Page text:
Wire Hoop Chicken Coop


Summer 2004
Hay Bale Coop
HoopHouseFront


The wire hoop chicken coop. It consists of a 12'x4' 2x4 base with corner triangles of plywood for bracing. The front 2x4 is extra long so that two people can pick up the front on either side outside and drag it. Alternatively since it is so light one person can move it by standing inside in the doorway and lifting and dragging. I had planned to put some old skies on the bottom but it slides fine without them. We drilled holes in the 2x4's and inserted rebar and bent it into hoops to be forms for the wire. Then starting at one end we put on 3' wide wire mesh. I used 1"x1" mesh but in retrospect would have used 2"x2" mesh which would have been cheaper and still have done the job nicely. Don't use nylon ties to attach the wire. I did at first and then realized that the sun would destroy them so I switched to 17 guage fence wire.

After getting the hoops of wire on we did the nest box shelves and back wall and lastly the front wall. All the wire that met the wooden base frame was stapled on using fencing stables. The last step was to make the doors. The hinges and latches were simply made by bending the wire in loops and hooks. All wires around the openings were bent back to make the openings safe to pass through.

It took us about five or six hours to do it but would go much faster for a second one since we spent a lot of that time figuring out how to do things. The chickens were very curious and started moving in before we finished. We then fed them in the hoop house and locked them in at night a few times to encourage them to bond with it.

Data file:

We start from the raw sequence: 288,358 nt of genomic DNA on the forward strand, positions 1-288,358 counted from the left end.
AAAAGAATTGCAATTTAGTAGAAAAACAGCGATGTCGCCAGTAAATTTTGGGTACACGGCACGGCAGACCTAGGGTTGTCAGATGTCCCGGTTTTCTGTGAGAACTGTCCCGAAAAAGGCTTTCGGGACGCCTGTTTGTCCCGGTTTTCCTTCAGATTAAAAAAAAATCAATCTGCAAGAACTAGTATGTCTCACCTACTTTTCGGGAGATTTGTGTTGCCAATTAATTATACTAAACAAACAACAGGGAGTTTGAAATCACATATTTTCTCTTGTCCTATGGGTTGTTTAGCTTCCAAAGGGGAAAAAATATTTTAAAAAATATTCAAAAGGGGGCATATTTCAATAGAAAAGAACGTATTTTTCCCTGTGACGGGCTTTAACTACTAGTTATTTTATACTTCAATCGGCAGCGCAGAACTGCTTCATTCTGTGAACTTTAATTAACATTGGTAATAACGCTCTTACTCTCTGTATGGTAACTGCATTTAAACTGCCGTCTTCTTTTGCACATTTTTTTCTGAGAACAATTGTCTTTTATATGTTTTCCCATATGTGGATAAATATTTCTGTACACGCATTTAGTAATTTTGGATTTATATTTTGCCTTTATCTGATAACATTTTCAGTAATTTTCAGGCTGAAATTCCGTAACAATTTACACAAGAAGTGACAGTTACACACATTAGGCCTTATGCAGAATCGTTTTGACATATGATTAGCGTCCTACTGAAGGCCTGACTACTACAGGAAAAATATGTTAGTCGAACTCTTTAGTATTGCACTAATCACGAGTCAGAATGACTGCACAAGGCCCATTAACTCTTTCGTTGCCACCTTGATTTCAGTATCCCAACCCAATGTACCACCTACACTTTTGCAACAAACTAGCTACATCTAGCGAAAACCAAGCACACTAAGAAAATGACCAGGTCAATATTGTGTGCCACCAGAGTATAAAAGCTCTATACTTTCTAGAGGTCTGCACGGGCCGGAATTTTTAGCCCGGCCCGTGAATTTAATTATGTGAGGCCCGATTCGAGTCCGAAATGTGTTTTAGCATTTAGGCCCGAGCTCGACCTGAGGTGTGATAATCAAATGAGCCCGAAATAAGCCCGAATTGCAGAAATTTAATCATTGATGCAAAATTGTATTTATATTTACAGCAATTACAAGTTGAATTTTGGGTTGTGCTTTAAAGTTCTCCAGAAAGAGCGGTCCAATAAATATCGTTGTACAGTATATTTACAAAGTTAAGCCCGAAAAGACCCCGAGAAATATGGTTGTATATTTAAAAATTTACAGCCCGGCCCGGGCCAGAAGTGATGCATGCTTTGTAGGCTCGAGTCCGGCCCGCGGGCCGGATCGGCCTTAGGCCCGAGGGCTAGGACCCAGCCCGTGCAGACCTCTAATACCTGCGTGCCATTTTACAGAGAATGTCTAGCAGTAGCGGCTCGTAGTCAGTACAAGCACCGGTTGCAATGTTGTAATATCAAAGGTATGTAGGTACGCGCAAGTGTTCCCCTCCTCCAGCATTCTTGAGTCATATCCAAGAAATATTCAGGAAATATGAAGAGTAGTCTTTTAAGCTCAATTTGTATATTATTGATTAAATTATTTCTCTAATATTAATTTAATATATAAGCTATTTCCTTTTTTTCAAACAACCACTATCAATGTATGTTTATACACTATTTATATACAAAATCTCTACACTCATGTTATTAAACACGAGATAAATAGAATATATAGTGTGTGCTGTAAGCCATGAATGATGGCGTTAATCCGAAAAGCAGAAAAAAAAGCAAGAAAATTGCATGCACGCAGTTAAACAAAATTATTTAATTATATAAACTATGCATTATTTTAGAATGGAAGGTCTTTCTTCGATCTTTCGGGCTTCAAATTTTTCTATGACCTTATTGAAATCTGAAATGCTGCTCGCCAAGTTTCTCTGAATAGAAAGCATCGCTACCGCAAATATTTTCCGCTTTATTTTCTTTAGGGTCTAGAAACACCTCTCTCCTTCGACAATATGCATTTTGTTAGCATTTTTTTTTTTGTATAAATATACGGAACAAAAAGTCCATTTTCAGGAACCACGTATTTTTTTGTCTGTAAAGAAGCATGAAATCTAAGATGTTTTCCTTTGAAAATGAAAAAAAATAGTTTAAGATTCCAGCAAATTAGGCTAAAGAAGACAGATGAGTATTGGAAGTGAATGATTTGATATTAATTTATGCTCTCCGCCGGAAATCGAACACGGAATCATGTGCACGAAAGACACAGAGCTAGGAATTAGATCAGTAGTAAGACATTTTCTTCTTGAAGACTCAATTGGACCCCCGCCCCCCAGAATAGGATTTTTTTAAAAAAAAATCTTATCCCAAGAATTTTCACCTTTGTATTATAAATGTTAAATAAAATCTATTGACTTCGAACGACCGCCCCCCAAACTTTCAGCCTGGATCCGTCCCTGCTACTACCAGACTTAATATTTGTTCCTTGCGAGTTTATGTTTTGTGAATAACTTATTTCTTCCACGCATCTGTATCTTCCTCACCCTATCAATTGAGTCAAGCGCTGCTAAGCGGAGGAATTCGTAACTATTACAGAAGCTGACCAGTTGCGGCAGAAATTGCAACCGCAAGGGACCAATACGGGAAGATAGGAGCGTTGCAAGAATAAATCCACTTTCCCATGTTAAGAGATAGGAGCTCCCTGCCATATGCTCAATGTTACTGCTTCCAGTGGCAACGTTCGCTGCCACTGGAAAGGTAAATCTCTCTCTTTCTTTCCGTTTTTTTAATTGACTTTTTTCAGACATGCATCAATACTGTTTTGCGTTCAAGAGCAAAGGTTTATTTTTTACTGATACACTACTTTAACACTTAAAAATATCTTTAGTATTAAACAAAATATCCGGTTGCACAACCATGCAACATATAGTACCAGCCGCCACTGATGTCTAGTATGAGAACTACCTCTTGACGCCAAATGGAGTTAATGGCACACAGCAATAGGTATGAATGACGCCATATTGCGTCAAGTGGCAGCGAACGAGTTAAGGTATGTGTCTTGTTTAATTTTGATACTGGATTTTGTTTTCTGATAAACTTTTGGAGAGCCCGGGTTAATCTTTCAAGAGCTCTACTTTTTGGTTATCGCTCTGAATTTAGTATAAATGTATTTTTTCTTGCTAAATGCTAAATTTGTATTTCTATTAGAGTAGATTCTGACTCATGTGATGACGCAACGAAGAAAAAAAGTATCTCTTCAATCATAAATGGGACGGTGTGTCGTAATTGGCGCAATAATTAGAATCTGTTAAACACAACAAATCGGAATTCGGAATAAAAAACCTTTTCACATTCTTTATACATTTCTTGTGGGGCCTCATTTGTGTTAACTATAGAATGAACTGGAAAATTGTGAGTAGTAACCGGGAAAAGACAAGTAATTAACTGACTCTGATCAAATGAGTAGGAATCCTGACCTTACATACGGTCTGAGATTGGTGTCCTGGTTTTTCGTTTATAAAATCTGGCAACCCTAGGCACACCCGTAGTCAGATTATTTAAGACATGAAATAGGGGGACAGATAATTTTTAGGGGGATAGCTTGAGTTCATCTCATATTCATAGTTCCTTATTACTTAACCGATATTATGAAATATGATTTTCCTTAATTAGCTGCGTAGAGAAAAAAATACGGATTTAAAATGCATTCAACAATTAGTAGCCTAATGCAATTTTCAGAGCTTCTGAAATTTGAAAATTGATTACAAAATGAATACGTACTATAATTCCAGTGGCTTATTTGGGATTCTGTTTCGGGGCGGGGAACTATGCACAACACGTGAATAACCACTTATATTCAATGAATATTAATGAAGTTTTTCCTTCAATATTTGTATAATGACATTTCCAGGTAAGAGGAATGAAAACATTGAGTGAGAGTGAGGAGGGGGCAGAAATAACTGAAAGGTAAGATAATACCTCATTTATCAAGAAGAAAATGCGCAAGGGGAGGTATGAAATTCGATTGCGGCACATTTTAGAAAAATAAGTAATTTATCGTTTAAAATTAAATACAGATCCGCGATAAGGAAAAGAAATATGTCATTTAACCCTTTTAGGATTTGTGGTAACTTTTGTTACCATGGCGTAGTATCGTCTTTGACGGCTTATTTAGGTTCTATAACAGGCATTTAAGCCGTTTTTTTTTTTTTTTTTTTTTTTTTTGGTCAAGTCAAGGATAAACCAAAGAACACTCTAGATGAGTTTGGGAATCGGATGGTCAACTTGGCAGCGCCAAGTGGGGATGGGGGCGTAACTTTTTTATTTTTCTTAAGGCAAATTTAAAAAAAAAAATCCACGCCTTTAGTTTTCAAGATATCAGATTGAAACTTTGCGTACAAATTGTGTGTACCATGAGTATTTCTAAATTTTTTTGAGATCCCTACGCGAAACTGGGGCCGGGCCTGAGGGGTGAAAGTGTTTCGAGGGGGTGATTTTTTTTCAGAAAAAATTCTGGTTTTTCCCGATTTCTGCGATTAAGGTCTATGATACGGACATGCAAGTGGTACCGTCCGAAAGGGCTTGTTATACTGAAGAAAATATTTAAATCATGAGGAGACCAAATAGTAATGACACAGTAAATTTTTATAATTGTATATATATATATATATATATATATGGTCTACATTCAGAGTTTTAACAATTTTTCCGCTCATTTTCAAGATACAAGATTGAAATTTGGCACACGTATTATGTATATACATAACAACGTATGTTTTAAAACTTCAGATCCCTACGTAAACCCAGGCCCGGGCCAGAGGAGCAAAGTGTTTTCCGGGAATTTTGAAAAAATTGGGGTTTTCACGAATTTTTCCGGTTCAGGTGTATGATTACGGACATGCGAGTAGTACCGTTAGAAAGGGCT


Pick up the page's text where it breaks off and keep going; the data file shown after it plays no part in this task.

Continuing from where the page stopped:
HoopHouseInside


The inside of the hoop house showing the nesting shelves in the back, the roost bars going crosswise and long wise and a bunch of silly chick who thought I was going to feed them so they posed for the picture. Note that the cloth on top is hung so that the south side gets more protection. Right now we only have about half covered for rain protection. In the winter the whole thing will be covered and then with hay so the snow builds up on top making it into a chicken igloo. The long roost bars that run from front to back are on a slant so that small chicks will be able to hop up onto them and walk up.

HoopHouseBack


Back side of the hoop house showing the three egg shelves and egg doors. The top egg door is open. The drape is lifted up here.

HoopHouseEggDoor


Detail of one of the three egg doors on the back wall that let us reach in to gather eggs from outside. Each door was successively smaller such that the material from one got used as the door for the next. The wires were bent loosely to form hinges on the top and spring latches on the bottom.

LittleHoopHouse


This is our old small hoop house which served one batch of chickens for years, acted as a brooder and is now used mostly by the ducks. It is built like the big wire hoop house but no rebar or door and only one nesting shelf in the back. It is small enough and light enough that a child can move it yet heavy enough that it has never blown around in our strong winds. Part of why it doesn't get wind blown may be because it is low to the ground, the roof is curved and it has a wide base with most of the mass in the base.
 
Cheers!
Walter Vose Jeffries,
in Vermont

Hay Bale
Animal Shed

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